Raw snails send Thai migrant workers to hospital

2018/03/09 21:04:21 fontsize-small fontsize-default fontsize-big
Image taken from Pixabay

Image taken from Pixabay

Taipei, March 9 (CNA) Five Thai migrant workers have been found to be suffering from parasites that can cause meningitis or even blindness after eating raw snails, the Centers for Disease Control (CDC) said Friday.

According to a CDC statement, nine Thai migrant workers ate raw snails on Feb. 26, and six of them started experiencing fevers, headaches and stiffness.

They then sought medical treatment on March 4 and 5, and five of them were found to have parasites known as angiostrongylus cantonensis, the statement said.

The workers are currently hospitalized at Chi Mei Hospital's Liouying branch and on medication, according to the CDC and the hospital.

Angiostrongylus cantonensis is mainly found in uncooked snails and slugs, as well as contaminated water sources and lettuce, according to the CDC. The parasite commonly invades the brain and spinal cord, causing various neurological symptoms.

Patients often suffer from meningitis, commonly leading to acute sever headaches. Fever, vomiting, nausea, neck pain and stiffness are some of the other symptoms seen, and the parasite can even cause blindness if it invades a person's eyeball.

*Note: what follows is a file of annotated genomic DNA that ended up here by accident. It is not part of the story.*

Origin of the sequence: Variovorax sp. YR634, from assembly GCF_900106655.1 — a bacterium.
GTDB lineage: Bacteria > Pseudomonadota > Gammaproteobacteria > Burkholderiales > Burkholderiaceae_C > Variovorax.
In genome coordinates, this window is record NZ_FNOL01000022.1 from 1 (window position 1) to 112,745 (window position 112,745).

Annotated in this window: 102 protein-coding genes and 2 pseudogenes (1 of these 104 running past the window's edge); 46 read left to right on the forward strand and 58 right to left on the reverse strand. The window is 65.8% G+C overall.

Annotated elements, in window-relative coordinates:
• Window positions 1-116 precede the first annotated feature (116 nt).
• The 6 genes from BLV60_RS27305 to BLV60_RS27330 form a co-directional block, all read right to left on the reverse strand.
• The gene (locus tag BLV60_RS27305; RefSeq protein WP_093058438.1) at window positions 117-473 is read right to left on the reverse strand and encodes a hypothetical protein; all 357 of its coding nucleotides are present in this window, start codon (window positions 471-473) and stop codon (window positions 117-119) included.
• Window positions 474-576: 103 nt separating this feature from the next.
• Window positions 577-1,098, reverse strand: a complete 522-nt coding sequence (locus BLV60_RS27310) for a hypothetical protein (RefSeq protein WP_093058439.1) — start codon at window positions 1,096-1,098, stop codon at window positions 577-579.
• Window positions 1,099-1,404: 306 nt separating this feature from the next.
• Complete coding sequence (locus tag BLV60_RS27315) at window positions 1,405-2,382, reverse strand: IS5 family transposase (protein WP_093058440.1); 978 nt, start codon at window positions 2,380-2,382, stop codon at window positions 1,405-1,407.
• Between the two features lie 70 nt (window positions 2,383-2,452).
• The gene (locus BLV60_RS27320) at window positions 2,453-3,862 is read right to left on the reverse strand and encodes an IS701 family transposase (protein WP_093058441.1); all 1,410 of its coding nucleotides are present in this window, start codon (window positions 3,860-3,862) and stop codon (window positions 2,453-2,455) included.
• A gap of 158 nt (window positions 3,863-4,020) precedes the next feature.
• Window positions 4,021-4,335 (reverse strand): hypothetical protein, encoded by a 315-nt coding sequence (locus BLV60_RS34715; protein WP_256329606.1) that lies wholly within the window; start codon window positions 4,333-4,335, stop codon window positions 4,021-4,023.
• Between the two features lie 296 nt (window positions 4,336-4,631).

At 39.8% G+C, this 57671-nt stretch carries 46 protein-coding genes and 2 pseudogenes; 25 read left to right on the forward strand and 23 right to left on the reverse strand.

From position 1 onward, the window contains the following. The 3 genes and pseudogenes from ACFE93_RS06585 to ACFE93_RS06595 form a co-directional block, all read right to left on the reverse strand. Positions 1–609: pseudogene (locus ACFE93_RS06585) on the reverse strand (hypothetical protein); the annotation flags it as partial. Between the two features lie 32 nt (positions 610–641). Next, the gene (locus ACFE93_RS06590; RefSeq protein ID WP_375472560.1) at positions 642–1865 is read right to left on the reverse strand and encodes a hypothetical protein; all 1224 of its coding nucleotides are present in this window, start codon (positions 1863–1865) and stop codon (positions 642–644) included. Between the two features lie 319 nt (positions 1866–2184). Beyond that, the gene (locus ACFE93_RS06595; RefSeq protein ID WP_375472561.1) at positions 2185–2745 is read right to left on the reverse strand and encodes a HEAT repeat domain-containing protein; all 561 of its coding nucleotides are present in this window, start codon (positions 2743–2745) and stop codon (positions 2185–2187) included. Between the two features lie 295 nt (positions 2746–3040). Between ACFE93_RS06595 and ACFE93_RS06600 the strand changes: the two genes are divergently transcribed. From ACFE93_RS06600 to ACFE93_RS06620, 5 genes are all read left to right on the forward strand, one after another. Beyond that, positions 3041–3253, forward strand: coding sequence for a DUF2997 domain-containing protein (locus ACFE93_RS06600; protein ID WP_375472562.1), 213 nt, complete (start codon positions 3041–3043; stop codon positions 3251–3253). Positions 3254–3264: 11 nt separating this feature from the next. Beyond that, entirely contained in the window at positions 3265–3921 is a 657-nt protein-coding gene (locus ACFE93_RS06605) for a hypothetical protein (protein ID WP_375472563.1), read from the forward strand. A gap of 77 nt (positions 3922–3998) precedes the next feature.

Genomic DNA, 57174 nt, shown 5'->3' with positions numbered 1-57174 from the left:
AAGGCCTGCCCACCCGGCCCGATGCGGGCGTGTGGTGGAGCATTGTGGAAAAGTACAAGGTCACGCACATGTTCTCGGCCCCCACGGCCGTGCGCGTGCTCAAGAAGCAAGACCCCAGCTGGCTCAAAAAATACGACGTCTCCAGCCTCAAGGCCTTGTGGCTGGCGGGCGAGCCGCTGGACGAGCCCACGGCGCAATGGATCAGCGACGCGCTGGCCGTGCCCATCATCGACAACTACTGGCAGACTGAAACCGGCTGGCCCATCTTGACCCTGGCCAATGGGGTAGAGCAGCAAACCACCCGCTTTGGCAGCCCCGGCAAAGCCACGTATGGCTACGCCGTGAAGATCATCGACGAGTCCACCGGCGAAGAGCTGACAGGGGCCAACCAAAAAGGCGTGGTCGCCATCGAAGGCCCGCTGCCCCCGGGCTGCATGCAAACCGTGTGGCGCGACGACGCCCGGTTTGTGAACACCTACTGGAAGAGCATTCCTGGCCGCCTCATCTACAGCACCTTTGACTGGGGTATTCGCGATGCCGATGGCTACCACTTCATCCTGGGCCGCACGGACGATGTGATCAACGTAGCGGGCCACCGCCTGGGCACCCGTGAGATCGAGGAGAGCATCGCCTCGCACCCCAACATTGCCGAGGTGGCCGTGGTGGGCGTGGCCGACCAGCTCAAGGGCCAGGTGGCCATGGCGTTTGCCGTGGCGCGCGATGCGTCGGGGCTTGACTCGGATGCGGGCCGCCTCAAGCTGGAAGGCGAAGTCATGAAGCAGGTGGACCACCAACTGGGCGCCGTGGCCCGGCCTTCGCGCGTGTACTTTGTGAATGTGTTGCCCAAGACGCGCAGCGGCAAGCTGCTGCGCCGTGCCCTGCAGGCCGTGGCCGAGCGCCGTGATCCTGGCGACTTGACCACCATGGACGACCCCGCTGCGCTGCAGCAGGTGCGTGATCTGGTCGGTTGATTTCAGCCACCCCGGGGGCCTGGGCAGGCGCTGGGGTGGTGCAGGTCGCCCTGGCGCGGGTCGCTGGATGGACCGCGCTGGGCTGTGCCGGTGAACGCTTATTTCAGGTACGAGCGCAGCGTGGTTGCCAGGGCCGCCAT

The CDC reminded people not to eat raw or uncooked shell fish or snails and also to wear gloves when preparing food with such ingredients.

Three of the Thai migrant workers initially took a liking to the apple snails after picking them from fields, irrigation canals and ditches, and cooking them with their cigarette lighters, a spokesperson at Chi Mei Hospital's Liouying branch said Friday.

They took more of the snails back to their residence to share with other fellow migrant workers, and the snails were dipped in Thai sour and hot sauce and eaten raw, according to the spokesperson.

Chiu Yu-hsin (邱愉心), an infectious disease specialist at the hospital, said eating raw foods such as snails can cause cramps, epilepsy and in severe cases, comas or death.

The time frame for treatment with medication is usually three to 14 days, Chiu added.

The apple snail is a fresh water snail native to Argentina and was introduced to Taiwan in 1979 as a substitute food source, but were not favored due to their soft texture, according to Digital Taiwan website Taiwan e-Learning and Digital Archives Program.

It said that due to the snails' highly adaptive nature, they are found in ponds and rice fields across Taiwan.

(By Chang Jung-hsiang, Chang Ming-hsuan and William Yen)

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